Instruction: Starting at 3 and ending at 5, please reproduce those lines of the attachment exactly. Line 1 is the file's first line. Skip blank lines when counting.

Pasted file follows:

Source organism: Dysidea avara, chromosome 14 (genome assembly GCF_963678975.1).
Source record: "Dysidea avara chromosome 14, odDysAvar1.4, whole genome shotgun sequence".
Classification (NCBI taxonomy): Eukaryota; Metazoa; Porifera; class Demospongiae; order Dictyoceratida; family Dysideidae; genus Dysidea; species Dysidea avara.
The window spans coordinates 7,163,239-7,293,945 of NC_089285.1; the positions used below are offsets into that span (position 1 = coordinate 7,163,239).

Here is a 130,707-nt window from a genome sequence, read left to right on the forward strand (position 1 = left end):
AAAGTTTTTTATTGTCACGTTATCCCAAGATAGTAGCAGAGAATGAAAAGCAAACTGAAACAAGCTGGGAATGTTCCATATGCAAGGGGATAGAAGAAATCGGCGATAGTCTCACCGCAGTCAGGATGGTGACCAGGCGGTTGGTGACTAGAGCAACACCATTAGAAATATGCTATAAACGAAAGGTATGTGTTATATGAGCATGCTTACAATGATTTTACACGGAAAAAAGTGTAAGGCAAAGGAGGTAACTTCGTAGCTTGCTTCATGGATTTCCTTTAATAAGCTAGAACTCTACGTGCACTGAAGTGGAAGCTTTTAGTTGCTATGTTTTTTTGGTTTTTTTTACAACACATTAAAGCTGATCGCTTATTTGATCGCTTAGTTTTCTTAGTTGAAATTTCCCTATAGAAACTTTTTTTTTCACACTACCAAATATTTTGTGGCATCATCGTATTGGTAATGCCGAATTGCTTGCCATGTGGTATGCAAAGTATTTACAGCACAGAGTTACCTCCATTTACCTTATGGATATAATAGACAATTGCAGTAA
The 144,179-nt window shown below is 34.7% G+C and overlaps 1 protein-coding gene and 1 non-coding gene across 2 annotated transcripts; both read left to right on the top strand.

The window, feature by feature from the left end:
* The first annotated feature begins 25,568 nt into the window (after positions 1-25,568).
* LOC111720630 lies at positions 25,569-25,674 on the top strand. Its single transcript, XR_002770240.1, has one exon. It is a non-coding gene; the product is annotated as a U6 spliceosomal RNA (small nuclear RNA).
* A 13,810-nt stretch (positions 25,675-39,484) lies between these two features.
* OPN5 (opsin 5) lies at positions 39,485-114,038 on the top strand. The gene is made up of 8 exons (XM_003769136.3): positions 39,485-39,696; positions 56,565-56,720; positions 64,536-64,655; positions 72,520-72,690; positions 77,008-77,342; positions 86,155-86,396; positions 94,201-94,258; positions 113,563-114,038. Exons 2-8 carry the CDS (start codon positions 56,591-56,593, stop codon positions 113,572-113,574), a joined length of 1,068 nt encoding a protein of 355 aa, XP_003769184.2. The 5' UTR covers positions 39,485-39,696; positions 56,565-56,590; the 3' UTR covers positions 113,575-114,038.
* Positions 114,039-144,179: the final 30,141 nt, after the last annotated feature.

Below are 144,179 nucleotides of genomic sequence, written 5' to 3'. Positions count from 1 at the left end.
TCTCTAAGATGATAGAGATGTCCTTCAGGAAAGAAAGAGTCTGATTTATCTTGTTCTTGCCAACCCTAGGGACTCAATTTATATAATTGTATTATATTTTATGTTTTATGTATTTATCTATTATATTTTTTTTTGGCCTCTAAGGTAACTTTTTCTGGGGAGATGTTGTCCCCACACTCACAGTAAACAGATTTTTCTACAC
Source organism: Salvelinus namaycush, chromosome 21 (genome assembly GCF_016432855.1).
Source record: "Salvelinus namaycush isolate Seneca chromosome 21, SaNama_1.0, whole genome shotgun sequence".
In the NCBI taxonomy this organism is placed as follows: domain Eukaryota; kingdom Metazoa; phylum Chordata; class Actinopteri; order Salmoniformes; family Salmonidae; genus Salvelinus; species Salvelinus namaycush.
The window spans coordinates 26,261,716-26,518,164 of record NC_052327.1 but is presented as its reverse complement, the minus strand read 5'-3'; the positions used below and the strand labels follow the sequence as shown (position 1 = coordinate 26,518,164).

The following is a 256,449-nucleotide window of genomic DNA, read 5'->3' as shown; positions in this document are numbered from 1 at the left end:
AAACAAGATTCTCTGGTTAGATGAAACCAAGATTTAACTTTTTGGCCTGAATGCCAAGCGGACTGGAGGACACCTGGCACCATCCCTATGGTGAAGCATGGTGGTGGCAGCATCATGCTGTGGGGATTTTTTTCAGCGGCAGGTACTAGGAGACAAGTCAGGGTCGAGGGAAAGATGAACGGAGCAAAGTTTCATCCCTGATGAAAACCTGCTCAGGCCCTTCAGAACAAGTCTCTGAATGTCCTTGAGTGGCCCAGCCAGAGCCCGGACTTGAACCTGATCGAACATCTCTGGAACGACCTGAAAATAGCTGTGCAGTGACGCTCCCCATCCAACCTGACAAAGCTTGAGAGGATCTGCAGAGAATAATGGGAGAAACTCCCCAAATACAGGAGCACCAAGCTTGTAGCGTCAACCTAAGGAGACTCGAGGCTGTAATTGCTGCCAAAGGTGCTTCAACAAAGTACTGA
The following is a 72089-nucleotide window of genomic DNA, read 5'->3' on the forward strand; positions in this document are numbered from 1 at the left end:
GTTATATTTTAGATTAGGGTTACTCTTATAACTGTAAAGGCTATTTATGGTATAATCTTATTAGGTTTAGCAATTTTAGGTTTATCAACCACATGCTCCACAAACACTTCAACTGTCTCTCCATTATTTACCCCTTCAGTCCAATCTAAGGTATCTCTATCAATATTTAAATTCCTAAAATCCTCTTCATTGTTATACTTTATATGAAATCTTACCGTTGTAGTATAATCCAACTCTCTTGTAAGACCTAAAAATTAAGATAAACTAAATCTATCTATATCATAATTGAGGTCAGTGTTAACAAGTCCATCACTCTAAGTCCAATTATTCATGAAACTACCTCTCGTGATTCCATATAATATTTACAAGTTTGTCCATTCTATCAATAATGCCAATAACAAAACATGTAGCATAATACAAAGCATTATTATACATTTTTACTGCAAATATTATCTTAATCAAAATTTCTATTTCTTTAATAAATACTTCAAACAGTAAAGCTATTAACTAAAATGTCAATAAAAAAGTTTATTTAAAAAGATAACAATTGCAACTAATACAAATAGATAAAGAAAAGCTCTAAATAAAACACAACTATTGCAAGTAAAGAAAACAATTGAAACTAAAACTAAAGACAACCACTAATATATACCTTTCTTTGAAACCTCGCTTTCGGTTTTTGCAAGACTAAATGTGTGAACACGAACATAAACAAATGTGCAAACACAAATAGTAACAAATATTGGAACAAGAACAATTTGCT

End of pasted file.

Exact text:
Classification (NCBI taxonomy): Eukaryota; Metazoa; Porifera; class Demospongiae; order Dictyoceratida; family Dysideidae; genus Dysidea; species Dysidea avara.
The window spans coordinates 7,163,239-7,293,945 of NC_089285.1; the positions used below are offsets into that span (position 1 = coordinate 7,163,239).

Here is a 130,707-nt window from a genome sequence, read left to right on the forward strand (position 1 = left end):